Nutritional consequences among ingredients of free-choice feeding Awassi lambs


Gorgulu M., Kutlu H. R. , Demir E. , Ozturkcan O., Forbes J.

SMALL RUMINANT RESEARCH, vol.20, no.1, pp.23-29, 1996 (Journal Indexed in SCI) identifier identifier

  • Publication Type: Article / Article
  • Volume: 20 Issue: 1
  • Publication Date: 1996
  • Doi Number: 10.1016/0921-4488(95)00777-6
  • Title of Journal : SMALL RUMINANT RESEARCH
  • Page Numbers: pp.23-29

Abstract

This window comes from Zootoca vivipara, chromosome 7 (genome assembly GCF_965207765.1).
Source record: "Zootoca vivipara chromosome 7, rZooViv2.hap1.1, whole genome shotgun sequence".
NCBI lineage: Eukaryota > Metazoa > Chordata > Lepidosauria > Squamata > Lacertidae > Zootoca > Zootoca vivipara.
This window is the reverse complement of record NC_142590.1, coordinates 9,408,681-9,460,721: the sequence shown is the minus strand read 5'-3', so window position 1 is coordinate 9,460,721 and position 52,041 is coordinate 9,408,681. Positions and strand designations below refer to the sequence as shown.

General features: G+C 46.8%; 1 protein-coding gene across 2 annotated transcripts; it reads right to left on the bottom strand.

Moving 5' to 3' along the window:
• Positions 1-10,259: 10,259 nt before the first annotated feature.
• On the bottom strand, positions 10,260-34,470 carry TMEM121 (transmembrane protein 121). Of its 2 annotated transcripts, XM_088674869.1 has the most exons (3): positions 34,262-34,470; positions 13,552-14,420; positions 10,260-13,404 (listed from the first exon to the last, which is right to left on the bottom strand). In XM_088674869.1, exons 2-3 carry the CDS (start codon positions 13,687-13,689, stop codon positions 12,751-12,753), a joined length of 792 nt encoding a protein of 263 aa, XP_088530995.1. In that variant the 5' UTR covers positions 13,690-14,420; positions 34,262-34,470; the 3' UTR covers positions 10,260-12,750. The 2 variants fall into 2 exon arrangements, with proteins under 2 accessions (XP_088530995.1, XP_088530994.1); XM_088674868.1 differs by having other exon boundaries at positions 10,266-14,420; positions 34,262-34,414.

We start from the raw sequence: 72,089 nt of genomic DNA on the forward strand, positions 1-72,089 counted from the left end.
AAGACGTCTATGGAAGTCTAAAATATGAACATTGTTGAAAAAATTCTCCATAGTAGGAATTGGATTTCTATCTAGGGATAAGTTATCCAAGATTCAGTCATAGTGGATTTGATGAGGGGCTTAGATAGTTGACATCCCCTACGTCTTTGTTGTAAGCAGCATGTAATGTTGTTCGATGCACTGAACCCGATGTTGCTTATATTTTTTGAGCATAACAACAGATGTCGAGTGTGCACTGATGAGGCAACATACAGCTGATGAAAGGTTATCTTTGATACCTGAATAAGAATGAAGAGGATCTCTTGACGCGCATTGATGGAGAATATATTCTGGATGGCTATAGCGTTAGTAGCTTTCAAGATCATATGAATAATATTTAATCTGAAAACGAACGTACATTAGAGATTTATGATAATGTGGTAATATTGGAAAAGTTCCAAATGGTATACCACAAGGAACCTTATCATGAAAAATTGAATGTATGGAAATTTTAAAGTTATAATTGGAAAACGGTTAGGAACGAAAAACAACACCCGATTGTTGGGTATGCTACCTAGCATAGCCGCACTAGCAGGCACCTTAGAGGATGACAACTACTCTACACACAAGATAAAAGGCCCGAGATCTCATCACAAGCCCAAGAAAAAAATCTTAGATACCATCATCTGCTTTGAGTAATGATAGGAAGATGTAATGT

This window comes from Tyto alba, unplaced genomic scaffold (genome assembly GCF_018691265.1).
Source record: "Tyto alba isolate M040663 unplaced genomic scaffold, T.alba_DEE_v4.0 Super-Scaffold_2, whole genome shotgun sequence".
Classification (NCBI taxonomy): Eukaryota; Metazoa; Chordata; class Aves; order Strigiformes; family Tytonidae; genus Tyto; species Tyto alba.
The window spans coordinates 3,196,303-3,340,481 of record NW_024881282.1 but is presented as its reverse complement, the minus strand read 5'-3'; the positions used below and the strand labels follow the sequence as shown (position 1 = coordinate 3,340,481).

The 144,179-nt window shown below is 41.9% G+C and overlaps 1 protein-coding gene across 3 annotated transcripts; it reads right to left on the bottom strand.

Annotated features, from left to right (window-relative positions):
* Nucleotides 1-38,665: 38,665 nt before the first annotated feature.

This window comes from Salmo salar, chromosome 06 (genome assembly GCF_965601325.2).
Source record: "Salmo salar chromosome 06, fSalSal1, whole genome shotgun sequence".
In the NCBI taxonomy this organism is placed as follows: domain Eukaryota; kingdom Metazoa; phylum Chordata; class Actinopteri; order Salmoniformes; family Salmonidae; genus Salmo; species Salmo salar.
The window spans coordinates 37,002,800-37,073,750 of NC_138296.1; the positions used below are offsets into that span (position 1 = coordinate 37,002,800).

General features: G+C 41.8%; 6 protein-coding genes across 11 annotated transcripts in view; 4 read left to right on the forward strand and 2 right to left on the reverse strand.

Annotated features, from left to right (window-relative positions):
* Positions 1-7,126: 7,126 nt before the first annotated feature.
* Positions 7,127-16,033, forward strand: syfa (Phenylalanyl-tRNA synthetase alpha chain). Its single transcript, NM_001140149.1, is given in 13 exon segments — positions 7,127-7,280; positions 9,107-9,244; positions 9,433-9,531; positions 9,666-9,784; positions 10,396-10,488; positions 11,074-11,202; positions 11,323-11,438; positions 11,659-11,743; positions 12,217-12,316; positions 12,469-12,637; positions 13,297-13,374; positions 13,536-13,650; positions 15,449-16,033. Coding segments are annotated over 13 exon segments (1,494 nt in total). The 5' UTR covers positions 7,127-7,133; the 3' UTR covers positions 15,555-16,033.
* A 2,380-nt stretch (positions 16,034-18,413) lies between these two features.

The present study was designed (1) to test whether growing lambs can select an adequate diet when offered an unrestricted choice among feed ingredients, and (2) to determine whether choice feeding compared with single-feeding would alter the fattening performance of lambs reared under normal husbandry conditions. Thirty, 3-month-old male Awassi lambs were used. Each dietary treatment had three replicate groups, comprising five lambs each. Ground barley, wheat bran, cottonseed meal and alfalfa hay were used as the main feed ingredients. One of the dietary treatments (choice-fed) was offering the main feed ingredients as choices, while the other (single-fed) was feeding with a control diet (containing 2.4 Meal ME kg(-1) and 17.0% CP) prepared using the same feed ingredients for a 56 day fattening period. Lambs offered choices among the feed ingredients could select diets to meet their nutrient requirements according to age throughout the fattening period. For the entire experimental period the choice-fed group attained higher daily live-weight gain (346 g vs. 299 g; P < 0.01) and better feed conversion efficiency (feed/gain; 5.1 vs. 5.7, P < 0.05) than the group given access to the single diet. No difference (P > 0.05) between daily feed intake of the choice-fed and single-fed groups (1776 g vs. 1704 g) was observed. The lambs consistently selected diets high in CP relative to ME when allowed to choose feed ingredients. It is concluded that lambs, when given choices among feed ingredients (ground barley, cotton seed meal, wheat bran and alfalfa straw), can select diets that meet their nutrient requirements according to stage of maturity and they attain better growth performance than lambs fed with a single diet.